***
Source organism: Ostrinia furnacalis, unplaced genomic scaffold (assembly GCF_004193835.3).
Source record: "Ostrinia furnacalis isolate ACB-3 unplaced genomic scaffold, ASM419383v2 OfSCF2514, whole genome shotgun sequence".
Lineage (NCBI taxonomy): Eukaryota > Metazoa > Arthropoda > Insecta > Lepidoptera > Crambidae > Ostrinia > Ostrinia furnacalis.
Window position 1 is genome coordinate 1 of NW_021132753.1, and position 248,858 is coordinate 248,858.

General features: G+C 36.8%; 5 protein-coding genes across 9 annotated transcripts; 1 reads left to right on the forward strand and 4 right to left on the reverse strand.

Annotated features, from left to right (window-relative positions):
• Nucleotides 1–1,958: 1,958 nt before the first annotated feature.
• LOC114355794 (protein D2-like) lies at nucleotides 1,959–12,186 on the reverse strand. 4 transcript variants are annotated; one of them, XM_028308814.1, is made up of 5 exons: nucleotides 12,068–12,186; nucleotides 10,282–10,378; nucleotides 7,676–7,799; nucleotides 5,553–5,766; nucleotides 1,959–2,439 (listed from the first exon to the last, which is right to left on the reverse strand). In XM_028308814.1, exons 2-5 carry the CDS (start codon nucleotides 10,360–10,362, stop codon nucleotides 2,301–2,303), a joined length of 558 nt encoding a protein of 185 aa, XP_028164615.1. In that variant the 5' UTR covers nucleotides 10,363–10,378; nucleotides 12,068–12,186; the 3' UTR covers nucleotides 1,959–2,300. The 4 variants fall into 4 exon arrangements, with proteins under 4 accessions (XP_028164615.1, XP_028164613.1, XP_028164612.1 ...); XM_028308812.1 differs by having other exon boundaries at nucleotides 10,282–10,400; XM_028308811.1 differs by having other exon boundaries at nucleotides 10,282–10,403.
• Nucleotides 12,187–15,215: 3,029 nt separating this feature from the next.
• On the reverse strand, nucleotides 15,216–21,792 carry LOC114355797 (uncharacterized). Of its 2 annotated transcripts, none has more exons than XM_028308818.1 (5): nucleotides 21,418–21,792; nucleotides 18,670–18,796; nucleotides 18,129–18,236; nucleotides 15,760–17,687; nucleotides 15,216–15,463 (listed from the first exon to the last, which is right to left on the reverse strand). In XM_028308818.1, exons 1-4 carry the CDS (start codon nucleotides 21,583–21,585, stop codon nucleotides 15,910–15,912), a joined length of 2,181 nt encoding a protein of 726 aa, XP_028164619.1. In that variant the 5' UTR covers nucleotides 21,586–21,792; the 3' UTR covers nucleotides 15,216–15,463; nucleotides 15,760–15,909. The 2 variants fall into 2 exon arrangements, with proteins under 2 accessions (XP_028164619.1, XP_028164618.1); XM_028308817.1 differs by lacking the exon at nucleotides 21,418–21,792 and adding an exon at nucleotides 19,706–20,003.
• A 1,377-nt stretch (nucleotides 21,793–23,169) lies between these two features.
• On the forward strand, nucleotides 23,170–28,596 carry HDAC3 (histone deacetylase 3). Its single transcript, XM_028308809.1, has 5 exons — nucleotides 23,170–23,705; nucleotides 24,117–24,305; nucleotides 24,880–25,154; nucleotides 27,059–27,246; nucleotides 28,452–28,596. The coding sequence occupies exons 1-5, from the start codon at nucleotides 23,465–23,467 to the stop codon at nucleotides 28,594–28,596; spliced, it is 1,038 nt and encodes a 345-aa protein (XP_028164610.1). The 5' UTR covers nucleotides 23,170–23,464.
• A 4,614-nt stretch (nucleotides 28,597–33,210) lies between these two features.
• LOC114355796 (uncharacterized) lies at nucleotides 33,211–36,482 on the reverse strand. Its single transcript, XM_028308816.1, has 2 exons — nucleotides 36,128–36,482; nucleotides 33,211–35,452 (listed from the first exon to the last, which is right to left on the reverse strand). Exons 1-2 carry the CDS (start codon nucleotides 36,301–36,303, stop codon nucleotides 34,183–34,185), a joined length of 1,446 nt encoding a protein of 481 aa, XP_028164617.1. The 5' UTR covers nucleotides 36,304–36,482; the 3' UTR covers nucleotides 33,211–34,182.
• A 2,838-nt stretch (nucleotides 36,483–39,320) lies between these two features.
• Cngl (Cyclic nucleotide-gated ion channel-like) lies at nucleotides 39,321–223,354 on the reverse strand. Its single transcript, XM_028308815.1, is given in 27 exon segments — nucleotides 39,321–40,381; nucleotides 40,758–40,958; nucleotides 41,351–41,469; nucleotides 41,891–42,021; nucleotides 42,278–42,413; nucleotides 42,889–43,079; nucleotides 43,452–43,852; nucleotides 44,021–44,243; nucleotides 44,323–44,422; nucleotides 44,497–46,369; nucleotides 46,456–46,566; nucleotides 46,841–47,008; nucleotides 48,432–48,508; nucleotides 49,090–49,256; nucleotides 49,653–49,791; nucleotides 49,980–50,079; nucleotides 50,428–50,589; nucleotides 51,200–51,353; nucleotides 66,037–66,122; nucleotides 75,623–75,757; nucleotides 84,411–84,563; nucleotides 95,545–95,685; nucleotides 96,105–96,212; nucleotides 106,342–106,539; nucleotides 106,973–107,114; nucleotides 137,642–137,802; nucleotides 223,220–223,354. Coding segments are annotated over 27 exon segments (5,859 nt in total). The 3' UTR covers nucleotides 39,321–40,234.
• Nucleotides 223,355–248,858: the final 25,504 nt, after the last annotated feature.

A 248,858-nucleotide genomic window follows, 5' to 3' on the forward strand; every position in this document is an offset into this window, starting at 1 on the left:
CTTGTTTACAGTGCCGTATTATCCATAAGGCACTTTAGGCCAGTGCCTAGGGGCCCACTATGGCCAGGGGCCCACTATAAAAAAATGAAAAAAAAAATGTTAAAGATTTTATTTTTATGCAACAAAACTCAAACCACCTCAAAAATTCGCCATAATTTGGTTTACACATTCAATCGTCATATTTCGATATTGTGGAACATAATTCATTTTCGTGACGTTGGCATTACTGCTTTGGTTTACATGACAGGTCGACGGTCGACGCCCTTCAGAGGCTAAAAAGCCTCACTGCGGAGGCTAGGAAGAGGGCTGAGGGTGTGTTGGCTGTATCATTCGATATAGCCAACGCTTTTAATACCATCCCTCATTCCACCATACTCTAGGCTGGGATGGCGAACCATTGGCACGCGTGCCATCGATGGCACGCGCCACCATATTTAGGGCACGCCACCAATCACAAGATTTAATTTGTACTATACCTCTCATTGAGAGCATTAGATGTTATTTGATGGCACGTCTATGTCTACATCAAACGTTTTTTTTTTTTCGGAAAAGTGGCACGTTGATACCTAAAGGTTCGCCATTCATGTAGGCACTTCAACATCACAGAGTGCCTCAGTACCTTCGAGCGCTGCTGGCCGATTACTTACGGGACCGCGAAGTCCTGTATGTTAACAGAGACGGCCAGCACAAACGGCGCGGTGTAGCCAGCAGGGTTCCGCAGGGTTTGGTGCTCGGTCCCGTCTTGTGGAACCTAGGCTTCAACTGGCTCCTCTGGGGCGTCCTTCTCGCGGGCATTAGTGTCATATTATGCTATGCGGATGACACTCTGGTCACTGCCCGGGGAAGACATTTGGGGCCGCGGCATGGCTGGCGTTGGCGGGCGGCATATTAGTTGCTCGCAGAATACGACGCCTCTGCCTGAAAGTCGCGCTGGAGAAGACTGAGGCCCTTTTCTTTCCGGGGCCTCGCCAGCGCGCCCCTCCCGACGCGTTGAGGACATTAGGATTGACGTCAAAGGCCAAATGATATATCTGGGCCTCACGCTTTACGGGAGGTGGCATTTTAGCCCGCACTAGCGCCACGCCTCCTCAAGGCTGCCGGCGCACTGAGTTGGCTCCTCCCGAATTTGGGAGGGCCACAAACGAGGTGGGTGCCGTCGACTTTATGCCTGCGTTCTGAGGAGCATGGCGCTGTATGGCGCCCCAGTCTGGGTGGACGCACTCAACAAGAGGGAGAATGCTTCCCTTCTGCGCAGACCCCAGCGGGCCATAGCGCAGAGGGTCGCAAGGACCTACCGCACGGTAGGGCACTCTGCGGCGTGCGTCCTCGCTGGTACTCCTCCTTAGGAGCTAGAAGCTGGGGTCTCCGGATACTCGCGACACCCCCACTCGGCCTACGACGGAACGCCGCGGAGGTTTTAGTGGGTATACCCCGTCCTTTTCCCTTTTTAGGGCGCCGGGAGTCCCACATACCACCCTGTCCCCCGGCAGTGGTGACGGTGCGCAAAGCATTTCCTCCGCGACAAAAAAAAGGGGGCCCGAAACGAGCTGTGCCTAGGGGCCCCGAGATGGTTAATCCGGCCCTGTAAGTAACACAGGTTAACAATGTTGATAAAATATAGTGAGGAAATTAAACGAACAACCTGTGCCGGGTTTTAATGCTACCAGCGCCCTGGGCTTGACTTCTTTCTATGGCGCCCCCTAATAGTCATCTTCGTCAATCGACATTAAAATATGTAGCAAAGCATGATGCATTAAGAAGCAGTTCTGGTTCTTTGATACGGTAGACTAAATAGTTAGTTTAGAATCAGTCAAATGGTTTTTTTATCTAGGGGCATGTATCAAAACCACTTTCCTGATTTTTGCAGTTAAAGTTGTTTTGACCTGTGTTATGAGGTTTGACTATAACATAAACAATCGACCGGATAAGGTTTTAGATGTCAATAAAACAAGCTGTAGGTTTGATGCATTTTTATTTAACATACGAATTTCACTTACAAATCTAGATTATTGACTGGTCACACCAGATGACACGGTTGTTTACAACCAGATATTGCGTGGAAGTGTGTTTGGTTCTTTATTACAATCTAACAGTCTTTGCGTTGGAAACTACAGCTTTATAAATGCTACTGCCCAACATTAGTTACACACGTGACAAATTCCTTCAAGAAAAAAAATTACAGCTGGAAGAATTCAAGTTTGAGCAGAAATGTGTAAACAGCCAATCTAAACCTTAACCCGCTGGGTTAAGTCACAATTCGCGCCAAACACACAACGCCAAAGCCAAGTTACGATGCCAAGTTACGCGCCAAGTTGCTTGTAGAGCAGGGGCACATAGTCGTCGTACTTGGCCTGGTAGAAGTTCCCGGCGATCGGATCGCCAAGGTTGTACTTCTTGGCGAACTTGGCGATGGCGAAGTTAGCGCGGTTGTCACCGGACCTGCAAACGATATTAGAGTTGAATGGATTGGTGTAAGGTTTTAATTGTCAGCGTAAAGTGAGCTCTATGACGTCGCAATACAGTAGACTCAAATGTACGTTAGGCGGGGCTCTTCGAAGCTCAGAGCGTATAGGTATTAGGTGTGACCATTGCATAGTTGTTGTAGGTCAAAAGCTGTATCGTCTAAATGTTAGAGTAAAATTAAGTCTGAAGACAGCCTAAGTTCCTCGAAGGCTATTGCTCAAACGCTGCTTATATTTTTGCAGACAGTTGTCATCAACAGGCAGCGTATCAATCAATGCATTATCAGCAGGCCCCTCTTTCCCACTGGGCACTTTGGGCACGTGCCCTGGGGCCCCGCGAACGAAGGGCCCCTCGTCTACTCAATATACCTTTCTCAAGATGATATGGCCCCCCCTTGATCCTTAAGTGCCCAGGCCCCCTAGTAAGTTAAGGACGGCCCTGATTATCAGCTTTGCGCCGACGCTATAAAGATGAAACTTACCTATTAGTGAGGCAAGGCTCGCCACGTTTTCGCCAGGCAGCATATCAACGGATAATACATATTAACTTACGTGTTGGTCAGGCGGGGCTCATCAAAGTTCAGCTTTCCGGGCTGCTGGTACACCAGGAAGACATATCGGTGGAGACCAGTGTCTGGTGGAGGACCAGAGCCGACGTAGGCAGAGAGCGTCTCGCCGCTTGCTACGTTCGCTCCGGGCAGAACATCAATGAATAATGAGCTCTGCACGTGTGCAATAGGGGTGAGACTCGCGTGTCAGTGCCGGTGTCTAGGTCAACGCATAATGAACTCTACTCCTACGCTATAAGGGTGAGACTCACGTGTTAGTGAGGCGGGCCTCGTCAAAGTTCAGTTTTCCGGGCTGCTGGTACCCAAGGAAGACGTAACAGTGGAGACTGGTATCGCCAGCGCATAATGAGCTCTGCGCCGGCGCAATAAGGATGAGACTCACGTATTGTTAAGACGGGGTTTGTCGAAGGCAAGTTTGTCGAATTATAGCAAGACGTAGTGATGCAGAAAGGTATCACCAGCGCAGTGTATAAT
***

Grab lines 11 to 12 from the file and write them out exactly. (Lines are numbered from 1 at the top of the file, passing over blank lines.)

• A 1,377-nt stretch (nucleotides 21,793–23,169) lies between these two features.
• On the forward strand, nucleotides 23,170–28,596 carry HDAC3 (histone deacetylase 3). Its single transcript, XM_028308809.1, has 5 exons — nucleotides 23,170–23,705; nucleotides 24,117–24,305; nucleotides 24,880–25,154; nucleotides 27,059–27,246; nucleotides 28,452–28,596. The coding sequence occupies exons 1-5, from the start codon at nucleotides 23,465–23,467 to the stop codon at nucleotides 28,594–28,596; spliced, it is 1,038 nt and encodes a 345-aa protein (XP_028164610.1). The 5' UTR covers nucleotides 23,170–23,464.